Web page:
[CentOS] 12V computing?

Sat Apr 12 05:11:47 UTC 2008
jim <jim at well.com>

   a 100 Watt system draws a little less than 1 Amp 
at 120 VAC and about 8 Amps at 12VDC. there's about 
10 times power loss per foot of conductor and per 
connection (estimate 1/2 Ohm per connection). Yes, 
heavier guage wire is required for a lower voltage 
supplying the same power. 
   for that reason, systems using 12VDC must require 
very little power. Via's latest motherboards include 
some that draw 20 or 30 Watts and yet have pretty 
good processing capabilities. SATA solid state drives 
and USB pendrives draw very little power. there are 
systems advertised drawing less than 10 Watts (e.g. 
gumstix). the XO laptop (OLPC) is a good example of a 
fairly powerful computer that requires very little 
   efficient software design--good algorithms and 
small memory footprint--improve benchmark performance 
at the feature level. software that must comply with 
legacy requirements is at a disadvantage in such 
systems. and such systems look to be increasingly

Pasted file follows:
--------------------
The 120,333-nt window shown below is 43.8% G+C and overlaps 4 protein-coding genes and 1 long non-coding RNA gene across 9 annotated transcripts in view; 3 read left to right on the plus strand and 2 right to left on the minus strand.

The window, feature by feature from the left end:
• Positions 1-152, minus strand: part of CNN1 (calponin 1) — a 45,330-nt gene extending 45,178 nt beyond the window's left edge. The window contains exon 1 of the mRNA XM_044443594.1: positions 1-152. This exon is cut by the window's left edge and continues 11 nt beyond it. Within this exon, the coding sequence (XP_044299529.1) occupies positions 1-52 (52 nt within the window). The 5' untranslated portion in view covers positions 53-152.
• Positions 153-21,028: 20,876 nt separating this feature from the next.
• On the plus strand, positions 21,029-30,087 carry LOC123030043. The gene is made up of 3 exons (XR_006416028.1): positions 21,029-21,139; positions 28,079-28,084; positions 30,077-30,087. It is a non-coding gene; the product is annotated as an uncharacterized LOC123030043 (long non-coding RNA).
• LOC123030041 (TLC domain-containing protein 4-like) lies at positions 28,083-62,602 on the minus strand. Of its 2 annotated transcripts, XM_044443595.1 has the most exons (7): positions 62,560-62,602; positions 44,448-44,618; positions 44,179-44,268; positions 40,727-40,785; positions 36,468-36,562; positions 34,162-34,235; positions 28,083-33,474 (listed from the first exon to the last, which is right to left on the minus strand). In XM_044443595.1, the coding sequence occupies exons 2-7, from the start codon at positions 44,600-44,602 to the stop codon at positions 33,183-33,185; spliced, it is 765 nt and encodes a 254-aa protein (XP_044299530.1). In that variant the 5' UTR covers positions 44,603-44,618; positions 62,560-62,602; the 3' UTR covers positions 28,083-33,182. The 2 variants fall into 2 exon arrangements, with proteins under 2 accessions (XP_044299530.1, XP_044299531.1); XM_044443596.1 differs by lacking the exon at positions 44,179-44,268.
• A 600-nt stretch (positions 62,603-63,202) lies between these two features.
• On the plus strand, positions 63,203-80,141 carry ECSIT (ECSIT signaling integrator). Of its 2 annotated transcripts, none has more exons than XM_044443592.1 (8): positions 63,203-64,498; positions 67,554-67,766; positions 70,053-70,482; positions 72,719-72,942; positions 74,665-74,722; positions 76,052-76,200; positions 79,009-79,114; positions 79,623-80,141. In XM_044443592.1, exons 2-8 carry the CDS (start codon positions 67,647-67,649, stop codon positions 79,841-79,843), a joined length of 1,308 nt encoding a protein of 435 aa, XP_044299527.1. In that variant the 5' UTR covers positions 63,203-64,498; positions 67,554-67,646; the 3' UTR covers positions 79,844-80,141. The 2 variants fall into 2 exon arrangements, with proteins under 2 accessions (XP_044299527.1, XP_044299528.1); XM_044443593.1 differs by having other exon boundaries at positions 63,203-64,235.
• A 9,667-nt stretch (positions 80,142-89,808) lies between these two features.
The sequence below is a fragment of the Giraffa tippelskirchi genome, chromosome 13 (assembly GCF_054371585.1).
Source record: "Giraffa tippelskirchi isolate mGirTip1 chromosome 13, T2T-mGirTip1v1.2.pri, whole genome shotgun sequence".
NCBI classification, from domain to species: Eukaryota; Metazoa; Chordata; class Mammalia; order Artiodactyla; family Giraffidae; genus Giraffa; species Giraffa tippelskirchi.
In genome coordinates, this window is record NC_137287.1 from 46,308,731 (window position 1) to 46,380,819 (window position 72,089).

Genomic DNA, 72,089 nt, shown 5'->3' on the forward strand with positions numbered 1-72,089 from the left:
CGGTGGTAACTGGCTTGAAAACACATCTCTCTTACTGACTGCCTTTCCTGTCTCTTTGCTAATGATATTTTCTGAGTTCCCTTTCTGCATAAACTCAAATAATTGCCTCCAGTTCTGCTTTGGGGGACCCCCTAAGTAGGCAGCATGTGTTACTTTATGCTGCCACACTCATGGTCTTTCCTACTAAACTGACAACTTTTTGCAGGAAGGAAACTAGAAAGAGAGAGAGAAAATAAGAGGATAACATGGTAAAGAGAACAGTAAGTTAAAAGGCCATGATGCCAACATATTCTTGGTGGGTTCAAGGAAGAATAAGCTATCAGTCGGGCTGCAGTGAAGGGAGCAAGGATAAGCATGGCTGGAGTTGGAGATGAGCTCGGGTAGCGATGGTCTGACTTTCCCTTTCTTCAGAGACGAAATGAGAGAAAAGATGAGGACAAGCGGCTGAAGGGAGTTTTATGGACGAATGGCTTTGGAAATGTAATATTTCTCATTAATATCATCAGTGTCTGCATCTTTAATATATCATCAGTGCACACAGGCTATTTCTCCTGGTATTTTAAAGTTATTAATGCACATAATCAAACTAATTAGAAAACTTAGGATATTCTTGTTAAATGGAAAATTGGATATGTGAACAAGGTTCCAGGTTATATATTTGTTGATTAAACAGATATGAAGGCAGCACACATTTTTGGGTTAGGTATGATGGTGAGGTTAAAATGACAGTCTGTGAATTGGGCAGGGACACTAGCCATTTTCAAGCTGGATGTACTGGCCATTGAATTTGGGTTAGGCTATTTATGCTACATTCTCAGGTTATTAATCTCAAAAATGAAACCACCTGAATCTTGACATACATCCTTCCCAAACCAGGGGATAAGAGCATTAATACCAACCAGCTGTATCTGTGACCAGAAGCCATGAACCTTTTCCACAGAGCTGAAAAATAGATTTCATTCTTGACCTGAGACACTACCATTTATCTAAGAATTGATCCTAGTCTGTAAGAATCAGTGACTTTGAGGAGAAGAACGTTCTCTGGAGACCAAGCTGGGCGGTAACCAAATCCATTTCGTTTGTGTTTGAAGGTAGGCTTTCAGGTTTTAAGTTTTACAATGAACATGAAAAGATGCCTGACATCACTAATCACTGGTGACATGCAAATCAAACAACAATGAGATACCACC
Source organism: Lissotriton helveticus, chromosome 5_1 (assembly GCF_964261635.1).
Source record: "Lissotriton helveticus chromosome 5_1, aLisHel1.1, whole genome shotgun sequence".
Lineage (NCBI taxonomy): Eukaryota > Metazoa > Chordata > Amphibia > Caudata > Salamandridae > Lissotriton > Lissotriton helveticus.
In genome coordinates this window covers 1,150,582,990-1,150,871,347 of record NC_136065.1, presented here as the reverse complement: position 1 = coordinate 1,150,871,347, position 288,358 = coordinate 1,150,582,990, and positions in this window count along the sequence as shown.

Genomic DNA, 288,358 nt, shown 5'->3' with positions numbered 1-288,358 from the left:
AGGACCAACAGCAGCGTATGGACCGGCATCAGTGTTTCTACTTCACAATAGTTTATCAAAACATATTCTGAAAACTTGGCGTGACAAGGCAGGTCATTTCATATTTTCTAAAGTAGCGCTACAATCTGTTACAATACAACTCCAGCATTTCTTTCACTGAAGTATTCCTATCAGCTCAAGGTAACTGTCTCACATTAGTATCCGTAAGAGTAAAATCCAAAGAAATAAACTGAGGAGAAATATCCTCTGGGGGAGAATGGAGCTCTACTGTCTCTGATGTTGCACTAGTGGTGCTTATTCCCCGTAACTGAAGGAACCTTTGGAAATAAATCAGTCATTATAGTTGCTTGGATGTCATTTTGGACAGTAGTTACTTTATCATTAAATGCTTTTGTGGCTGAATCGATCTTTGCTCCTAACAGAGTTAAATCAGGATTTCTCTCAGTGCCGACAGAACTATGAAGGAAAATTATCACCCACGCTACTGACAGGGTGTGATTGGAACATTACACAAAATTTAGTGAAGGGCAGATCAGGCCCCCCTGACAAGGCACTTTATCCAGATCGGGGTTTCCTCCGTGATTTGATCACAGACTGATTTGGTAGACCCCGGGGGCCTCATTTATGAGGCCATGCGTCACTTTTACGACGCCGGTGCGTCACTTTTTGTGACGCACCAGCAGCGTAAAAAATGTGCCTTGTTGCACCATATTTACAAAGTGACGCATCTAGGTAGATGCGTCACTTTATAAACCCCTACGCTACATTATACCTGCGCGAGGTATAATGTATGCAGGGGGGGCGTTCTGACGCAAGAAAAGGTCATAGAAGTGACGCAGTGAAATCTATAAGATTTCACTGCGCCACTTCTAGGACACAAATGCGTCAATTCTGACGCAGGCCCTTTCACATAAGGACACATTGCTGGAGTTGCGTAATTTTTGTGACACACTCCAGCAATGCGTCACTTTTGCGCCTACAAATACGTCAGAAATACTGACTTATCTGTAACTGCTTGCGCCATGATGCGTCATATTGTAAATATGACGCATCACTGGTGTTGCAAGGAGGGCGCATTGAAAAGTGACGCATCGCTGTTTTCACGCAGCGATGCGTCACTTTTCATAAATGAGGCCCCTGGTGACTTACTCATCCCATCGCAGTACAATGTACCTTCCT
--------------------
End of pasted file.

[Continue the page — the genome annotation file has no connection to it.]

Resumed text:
needed, given the increasing green requirements world 
wide, not to mention the spotty power availability of 
many of the world's remote regions. 
   i believe manufacturers will be delivering systems 
that require less and less power in the near future, 
and more and more of them will be battery powered, 
not only at 12VDC but with AA and C cell batteries 
(e.g. cellphones and PIM devices). 
   as 12VDC is ubiquitous, we should see more and more 
systems designed to work off a cigarette lighter. 
they exist today. 

On Fri, 2008-04-11 at 21:28 -0700, John R Pierce wrote:
> jim wrote:
> > 12VDC is appropriate for places that don't have 
> > other electrical supplies. these places include 
> > automobiles and boats as well as remote regions 
> > that use windmills, creekmills, solar panels, 
> > car batteries, and deep discharge gel batteries, 
> > possibly in a mix. typically there's noise and 
> > variant voltage levels above the nominal 12VDC; 
> > any system should be designed to work with spikes, 
> > noise, and higher voltages--most are as a matter 
> > of course. 
> >   
> and, of course, you need 10 times the amperage at 12V... For instance, a 
> 250 watt system that would draw about 2 amps at 120V will be drawing 20 
> amps at 12V.   this means that you need much heavier gauge power wiring, 
> especially for long runs.
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